Hall of Fame Inside the Artwork: The story behind Bombay Bicycle Club’s ‘I Had The Blues, But I Shook Them Loose’

Joseph Sterling’s ‘Age of Adolescence’ photography series is the ideal match for this exuberant, youthful debut.

Did seeing the ‘I Had The Blues But I Shook Them Loose’ artwork splashed across Topshop T-Shirts make you angry? It would be difficult to blame you. After all, who enjoys seeing an image that means something to them personally commoditised by a high street super-chain? It takes a little bit of the magic away doesn’t it?

Maybe, though, there’s something more to it. Maybe the moment that image went up on clothing racks across the nation’s high streets, it marked the moment those four gawky Crouch End teenagers truly became part of the UK’s pop culture. Some people might see a cool image, but to others, they saw an image that truly evoked the carefree, restless and rapturous spirit of ‘I Had The Blues, But I Shook Them Loose’. The artwork for Bombay’s debut is, if stared at while you listen, is just like the opening credits for True Detective Season One; a dazzling marriage of imagery and music. Bombay’s debut artwork screamed of the hungry, upbeat youthful energy and boyish romance - evident on tracks like ‘Lamplight’ and ‘What If’ - that pumped through the veins of Bombay’s first album. It was a perfect fit.

Texas-born Joseph Sterling made his name photographing teenagers during the late 1950s through to the early 1960s. His collection ‘The Age Of Adolescence’ perfectly captured the period’s hedonism and experimentation, from brilliant haircuts to bicep inking. It’s all about hanging out on beaches, in fast cars and in milkshake bars. As Sterling himself put it, “the world of the adolescent is totally interlaced within itself and incapable of freeing itself… It whirls, rolls, and engulfs what it is allowed to engulf.” ‘The Age Of Adolescence’ is a beautiful, powerful collection - is it possible to look through without sharp pangs of jealousy? Can you gaze at those photos and not yearn to relive, or be a part of that era? It all looks so… cool.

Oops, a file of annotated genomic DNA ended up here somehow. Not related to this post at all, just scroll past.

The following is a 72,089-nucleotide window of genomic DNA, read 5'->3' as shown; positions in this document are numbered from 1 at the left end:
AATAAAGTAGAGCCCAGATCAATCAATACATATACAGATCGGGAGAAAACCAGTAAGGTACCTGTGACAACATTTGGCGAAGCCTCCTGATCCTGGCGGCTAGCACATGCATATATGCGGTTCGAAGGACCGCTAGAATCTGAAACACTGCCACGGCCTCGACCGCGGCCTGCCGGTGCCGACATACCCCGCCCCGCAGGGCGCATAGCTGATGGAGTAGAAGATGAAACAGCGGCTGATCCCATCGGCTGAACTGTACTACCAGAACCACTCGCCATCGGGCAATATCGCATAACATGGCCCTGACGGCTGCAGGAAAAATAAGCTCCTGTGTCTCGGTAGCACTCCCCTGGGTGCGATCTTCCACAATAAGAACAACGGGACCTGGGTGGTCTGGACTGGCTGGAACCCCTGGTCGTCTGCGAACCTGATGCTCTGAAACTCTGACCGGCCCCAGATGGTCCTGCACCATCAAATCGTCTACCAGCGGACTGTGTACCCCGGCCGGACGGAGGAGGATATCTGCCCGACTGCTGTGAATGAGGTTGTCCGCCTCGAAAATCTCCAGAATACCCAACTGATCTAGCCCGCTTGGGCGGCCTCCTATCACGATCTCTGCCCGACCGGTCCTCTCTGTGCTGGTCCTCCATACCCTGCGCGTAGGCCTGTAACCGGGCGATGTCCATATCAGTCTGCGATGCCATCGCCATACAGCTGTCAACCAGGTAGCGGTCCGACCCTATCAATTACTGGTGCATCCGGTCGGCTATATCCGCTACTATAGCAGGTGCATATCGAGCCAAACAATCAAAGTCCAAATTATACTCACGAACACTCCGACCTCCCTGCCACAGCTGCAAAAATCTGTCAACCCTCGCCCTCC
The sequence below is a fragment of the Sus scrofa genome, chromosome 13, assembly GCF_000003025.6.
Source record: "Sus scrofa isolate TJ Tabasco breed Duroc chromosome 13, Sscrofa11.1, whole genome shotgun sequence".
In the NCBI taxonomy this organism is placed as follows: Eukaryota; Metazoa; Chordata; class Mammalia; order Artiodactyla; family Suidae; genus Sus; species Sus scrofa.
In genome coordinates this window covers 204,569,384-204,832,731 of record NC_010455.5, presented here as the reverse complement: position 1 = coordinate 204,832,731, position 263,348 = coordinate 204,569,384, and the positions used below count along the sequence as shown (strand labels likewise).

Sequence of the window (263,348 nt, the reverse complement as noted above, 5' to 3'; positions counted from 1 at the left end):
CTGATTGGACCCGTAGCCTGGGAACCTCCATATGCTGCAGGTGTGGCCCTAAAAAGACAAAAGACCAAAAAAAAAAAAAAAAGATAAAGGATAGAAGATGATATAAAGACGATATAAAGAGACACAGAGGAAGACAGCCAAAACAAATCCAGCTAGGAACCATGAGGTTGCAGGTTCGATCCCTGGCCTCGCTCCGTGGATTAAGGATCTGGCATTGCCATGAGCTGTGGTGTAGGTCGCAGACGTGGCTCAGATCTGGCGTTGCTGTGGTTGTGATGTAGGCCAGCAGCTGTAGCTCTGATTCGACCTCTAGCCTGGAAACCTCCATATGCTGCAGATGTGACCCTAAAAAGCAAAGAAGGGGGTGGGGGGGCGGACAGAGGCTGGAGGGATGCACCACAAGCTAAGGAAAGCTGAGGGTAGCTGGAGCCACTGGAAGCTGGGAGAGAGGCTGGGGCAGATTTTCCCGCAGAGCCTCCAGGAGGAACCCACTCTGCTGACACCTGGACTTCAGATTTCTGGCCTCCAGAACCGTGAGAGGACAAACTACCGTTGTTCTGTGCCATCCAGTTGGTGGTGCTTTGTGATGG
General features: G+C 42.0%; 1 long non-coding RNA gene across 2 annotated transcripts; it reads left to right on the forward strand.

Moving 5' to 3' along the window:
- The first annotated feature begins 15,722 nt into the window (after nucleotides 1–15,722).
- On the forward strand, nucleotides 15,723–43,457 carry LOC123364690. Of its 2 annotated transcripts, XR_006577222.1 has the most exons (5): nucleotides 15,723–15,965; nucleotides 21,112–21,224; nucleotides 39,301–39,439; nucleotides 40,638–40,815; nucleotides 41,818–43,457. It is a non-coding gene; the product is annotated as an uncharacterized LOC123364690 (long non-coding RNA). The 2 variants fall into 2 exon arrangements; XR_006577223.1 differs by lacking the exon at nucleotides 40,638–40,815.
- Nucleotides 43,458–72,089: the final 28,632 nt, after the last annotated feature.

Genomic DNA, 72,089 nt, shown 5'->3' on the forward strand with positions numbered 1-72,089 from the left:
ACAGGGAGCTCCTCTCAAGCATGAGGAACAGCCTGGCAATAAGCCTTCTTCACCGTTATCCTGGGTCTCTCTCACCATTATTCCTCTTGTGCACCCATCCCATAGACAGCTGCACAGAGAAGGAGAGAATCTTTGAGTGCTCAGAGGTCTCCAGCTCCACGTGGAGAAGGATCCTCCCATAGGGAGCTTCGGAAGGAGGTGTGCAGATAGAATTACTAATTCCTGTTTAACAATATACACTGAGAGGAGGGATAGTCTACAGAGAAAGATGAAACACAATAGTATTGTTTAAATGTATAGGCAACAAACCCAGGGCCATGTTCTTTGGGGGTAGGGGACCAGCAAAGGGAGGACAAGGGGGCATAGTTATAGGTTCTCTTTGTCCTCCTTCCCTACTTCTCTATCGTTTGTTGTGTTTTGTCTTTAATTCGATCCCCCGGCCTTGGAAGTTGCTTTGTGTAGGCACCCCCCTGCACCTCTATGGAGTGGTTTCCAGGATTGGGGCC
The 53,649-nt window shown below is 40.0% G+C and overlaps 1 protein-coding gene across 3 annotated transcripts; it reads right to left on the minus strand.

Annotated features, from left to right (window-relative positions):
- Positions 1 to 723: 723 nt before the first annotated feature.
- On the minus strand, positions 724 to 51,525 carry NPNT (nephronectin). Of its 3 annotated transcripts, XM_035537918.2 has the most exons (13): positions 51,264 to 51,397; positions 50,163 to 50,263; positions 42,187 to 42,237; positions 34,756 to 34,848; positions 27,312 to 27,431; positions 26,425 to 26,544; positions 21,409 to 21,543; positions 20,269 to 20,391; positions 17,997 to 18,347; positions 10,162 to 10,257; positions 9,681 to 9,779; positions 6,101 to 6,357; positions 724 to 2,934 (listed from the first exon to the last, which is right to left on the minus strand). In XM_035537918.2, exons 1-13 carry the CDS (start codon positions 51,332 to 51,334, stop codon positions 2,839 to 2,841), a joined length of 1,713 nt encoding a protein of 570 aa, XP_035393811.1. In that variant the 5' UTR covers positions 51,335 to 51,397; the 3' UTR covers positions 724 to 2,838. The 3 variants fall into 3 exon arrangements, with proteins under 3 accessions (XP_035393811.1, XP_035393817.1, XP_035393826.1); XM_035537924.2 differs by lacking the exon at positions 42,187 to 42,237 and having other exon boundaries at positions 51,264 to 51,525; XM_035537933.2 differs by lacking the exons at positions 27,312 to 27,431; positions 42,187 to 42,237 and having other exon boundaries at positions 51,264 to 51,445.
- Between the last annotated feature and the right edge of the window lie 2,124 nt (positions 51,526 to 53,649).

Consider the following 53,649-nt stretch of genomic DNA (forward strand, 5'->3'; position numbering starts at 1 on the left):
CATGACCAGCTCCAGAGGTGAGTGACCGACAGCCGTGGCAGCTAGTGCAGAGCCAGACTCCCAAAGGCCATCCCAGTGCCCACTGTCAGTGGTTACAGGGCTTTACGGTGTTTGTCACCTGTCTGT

The album artwork came into Bombay’s hands through a graphic designer sending through some photos, and the band chose the limb-flailing one we’ve all come to adore today. Unfortunately, Joseph Sterling passed away a year after the release of Bombay’s debut in 2010. With the permission of Bombay Bicycle Club’s management, we are publishing an email Joseph sent to them detailing the background info on the photo:

“I took the picture in the early 1960’s along the Lake Michigan lake front in Chicago,” wrote Joseph Sterling “It was in an area where a lot of kids hung out. A large group would take a blanket, holding it all around the edges, one guy (or girl) would lay on it and then the group of kids would lift and then “drop” it to almost the ground repeatedly and build up power and then throw the kid on the blanket very high in the air. Then they would catch him as he came down and probably do it again. It looked like a lot of fun but you had to have a lot of trust in your friends! It was a pretty popular thing at that time. I don’t know if kids do it now. It can be VERY DANGEROUS! (But they were doing this on a sand beach)”

For more information on Joseph Sterling and his work, check out the Museum of Contemporary Photography. For the rest of DIY’s Hall of Fame coverage, head here.

Tags: Bombay Bicycle Club, Hall Of Fame, Features

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